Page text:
Quantcast

EWG’s Top Three Bug Repellent Recommendations for Kids

Health + Wellness
Kerkez / iStock / Getty Images

By Nicole Ferox

It's that time of year: Mosquitoes and ticks are out in full force, and so are all the latest bug repellent products claiming to keep them at bay. So what bug repellent ingredients do Environmental Working Group (EWG) scientists recommend for kids? Our top picks are DEET, Picaridin and IR3535. These ingredients have low safety concerns and offer a high level of protection from a variety of biting insects and ticks.


But check the bottle's active ingredients for concentration percentages. The product should contain a maximum of 10 percent DEET, 20 percent Picaridin or 20 percent IR3535 for children.

One exception: If you're using DEET to protect kids in an area known for ticks' carrying Lyme disease bacteria or for Zika outbreaks, a concentration of 20 percent to 30 percent may be appropriate. (See our Guide to Bug Repellents for details and links to the Centers for Disease Control's list of insect-borne outbreaks, below.)

Contrary to popular belief, bug repellents with higher concentrations — such as old-school 100 percent DEET — are not necessarily more effective and may even be harmful. To avoid that risk, we recommend steering clear of DEET products with concentrations more than 30 percent. The concentration determines the protection time. If there's no risk of bug-borne disease in your area, choose a spray with a lower concentration and reapply if necessary.

Can I really use DEET? I thought it was dangerous.

Yes, DEET is a reasonable choice when used as directed, even for children. Still, after reviewing the evidence, EWG researchers concluded that it is best to use the lowest effective concentration of DEET, even though it's effective and generally safer than is commonly assumed.

Picaridin is a great alternative to DEET. It effectively repels both mosquitoes and ticks and, compared to other repellents, is less likely to irritate eyes and skin.

EWG research indicates that, in general, "natural" bug repellent ingredients like castor, cedar, citronella, clove, geraniol, lemongrass, peppermint, rosemary and/or soybean oils are often not the best choice.

How do I know if there’s a risk of insect-borne disease in my area?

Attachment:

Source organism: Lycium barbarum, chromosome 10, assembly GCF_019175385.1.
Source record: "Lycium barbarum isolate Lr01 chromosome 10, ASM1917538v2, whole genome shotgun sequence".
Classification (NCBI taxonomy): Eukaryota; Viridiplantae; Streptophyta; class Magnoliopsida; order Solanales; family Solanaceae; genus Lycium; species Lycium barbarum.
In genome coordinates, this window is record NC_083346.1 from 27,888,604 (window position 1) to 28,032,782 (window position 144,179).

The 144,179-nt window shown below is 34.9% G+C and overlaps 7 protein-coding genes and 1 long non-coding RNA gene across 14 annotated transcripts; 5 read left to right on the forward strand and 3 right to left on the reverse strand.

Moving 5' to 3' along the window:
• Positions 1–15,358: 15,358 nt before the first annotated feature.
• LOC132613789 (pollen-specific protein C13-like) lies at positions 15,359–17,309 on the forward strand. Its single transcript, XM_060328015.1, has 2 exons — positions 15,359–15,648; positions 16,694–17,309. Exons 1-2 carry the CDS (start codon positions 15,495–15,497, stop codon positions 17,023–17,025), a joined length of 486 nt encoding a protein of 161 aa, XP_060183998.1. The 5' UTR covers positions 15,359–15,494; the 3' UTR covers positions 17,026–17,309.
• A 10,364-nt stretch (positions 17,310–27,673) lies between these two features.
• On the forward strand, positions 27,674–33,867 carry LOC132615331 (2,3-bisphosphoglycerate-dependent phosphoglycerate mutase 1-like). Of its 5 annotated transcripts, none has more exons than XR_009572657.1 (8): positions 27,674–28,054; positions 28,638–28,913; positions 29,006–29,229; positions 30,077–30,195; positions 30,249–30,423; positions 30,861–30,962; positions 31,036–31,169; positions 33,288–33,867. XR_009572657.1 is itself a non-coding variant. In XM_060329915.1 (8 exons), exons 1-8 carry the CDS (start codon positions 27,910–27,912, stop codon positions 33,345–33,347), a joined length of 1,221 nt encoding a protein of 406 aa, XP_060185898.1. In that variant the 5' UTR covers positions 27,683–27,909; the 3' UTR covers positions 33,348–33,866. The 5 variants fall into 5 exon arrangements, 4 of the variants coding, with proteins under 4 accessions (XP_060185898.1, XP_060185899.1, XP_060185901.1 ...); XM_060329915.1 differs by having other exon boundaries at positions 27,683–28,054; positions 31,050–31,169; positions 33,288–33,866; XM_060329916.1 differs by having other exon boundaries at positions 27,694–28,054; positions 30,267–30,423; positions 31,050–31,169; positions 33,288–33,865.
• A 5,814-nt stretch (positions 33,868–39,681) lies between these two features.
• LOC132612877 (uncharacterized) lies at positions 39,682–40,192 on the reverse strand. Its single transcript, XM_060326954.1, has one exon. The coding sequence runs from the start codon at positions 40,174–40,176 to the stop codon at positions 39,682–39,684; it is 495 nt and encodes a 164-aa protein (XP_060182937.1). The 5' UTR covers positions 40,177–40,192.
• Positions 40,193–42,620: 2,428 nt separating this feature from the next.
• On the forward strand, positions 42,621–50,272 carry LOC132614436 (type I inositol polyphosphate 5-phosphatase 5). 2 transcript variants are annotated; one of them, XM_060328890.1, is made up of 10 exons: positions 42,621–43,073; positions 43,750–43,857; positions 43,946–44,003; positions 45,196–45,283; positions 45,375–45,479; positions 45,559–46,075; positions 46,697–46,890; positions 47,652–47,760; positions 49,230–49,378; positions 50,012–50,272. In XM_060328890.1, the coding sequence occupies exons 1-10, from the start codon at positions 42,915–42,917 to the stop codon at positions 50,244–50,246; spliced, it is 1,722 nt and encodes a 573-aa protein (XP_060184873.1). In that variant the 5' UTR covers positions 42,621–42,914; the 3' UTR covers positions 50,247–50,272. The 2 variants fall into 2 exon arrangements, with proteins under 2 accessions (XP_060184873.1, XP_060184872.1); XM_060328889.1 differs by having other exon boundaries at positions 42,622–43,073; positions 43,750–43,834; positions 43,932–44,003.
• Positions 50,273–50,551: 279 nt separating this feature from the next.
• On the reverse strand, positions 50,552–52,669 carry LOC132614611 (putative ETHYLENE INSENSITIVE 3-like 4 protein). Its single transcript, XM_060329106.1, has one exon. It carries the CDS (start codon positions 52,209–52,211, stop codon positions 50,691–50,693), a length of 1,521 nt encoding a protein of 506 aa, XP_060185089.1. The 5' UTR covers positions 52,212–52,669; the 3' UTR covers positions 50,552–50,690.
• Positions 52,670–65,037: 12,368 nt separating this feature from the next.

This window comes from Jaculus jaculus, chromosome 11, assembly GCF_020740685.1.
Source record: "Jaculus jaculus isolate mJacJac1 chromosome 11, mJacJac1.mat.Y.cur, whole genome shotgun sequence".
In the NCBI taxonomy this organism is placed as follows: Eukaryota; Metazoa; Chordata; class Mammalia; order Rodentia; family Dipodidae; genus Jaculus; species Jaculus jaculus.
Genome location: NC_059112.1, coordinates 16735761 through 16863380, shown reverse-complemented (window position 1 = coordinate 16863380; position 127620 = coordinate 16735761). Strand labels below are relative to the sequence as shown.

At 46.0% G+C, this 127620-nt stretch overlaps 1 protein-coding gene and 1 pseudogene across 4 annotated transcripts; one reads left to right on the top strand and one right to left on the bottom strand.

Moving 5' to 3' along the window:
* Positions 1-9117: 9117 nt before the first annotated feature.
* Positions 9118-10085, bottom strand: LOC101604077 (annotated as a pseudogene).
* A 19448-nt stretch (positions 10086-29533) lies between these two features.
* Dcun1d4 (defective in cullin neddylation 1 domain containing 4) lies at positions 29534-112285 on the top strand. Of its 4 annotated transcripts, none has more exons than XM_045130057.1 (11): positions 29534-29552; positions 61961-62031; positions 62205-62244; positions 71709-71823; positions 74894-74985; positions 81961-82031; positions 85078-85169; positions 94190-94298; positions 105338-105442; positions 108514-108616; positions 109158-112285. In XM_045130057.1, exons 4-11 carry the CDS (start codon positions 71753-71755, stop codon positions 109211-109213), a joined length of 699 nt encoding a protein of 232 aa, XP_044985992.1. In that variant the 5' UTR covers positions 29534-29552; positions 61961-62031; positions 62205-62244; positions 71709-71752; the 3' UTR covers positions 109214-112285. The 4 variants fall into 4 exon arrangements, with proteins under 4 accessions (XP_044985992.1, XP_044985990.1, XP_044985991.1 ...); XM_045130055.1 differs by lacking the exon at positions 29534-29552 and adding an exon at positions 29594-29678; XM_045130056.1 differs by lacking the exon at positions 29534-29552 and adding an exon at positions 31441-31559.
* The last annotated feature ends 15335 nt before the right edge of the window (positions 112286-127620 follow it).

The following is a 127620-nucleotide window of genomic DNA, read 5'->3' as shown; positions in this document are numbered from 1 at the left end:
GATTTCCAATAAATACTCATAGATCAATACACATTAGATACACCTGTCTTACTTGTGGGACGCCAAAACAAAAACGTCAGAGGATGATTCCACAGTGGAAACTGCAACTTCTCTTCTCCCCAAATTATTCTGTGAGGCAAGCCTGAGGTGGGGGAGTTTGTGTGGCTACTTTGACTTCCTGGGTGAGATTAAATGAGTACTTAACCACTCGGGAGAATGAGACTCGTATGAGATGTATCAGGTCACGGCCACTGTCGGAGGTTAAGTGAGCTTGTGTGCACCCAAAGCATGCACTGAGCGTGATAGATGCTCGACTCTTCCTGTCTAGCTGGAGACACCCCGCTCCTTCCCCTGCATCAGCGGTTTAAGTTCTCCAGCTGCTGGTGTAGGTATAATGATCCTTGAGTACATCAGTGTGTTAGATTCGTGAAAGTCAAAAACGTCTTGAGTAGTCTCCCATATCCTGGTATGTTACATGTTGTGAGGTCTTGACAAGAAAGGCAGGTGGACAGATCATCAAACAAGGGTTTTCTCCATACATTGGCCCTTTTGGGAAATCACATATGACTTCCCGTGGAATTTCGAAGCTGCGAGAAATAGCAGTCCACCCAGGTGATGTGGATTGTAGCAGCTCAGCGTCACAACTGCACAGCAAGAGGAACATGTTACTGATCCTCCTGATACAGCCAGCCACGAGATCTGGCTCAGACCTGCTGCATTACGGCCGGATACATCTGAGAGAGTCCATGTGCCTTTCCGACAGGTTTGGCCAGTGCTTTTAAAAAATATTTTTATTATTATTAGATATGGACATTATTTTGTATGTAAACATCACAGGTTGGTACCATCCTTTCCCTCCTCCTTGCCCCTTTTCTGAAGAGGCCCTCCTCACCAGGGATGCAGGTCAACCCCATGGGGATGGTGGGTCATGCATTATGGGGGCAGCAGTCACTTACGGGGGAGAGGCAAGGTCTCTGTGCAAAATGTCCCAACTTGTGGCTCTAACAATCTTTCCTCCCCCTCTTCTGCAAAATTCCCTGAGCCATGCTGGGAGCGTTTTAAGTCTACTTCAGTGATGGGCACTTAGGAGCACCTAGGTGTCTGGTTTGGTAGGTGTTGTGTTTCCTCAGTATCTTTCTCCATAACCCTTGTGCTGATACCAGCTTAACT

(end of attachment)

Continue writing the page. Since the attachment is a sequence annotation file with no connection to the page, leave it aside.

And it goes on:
Ask your pediatrician or check the Centers for Disease Control and Prevention (CDC) maps listed below. If you're traveling internationally, check the CDC website for information about the Zika virus.

EcoWatch Daily Newsletter

Ten feet of water flooded 20 percent of this Minot, North Dakota neighborhood in June 2011. DVIDSHUB / CC BY 2.0

By Jared Brey

When Hurricane Michael tore through the Florida panhandle last October, it killed at least 43 people, caused an estimated $25 billion in damage and destroyed thousands of homes.

Read More Show Less
A protestor holds up her hand covered with fake oil during a demonstration on the U.C. Berkeley campus in May 2010. Justin Sullivan / Getty Images

The University of California system will dump all of its investments from fossil fuels, as the Associated Press reported. The university system controls over $84 billion between its pension fund and its endowment. However, the announcement about its investments is not aimed to please activists.

Read More Show Less
Sponsored
Forest fire continues to blaze in Indonesesia on Sept. 18. WAHYUDI / AFP / Getty Images

Nearly 200 people have been arrested in Indonesia over their possible connections to the massive wildfires raging in the nation's forest, officials said this week.

Read More Show Less

By Ngozi Okonjo-Iweala

World leaders have a formidable task: setting a course to save our future. The extreme weather made more frequent and severe by climate change is here. This spring, devastating cyclones impacted 3 million people in Mozambique, Malawi and Zimbabwe. Record heatwaves are hitting Europe and other regions — this July was the hottest month in modern record globally. Much of India is again suffering severe drought.

Read More Show Less
Covering Climate Now / YouTube screenshot

By Mark Hertsgaard

The United Nations Secretary General says that he is counting on public pressure to compel governments to take much stronger action against what he calls the climate change "emergency."

Read More Show Less
Sponsored
A new rule that ends limits for hog slaughtering speeds could increase animal suffering, advocates warn. kickers / iStock / Getty Images Plus

Trump's U.S. Department of Agriculture (USDA) finalized a new hog slaughtering rule Tuesday that environmental and food safety advocates warn could harm animals, plant workers and public health, Reuters reported.

Read More Show Less
Prehistoric and historic walrus skulls, tusks and bone fragments often wash ashore on the southern coast of Snæfellsnes peninsula in Iceland. Hilmar J. Malmquist

A unique subpopulation of ancient walrus in Iceland was likely hunted to extinction by Vikings shortly after arrival to the region, according to new research.

Read More Show Less
Drivers make their way on the US 101 freeway on Aug. 30 in Los Angeles, California. Mario Tama / Getty Images

In its latest move to undermine action on the climate crisis, the Trump administration will formally rescind California's waiver to set stricter auto emissions standards under the Clean Air Act.

Read More Show Less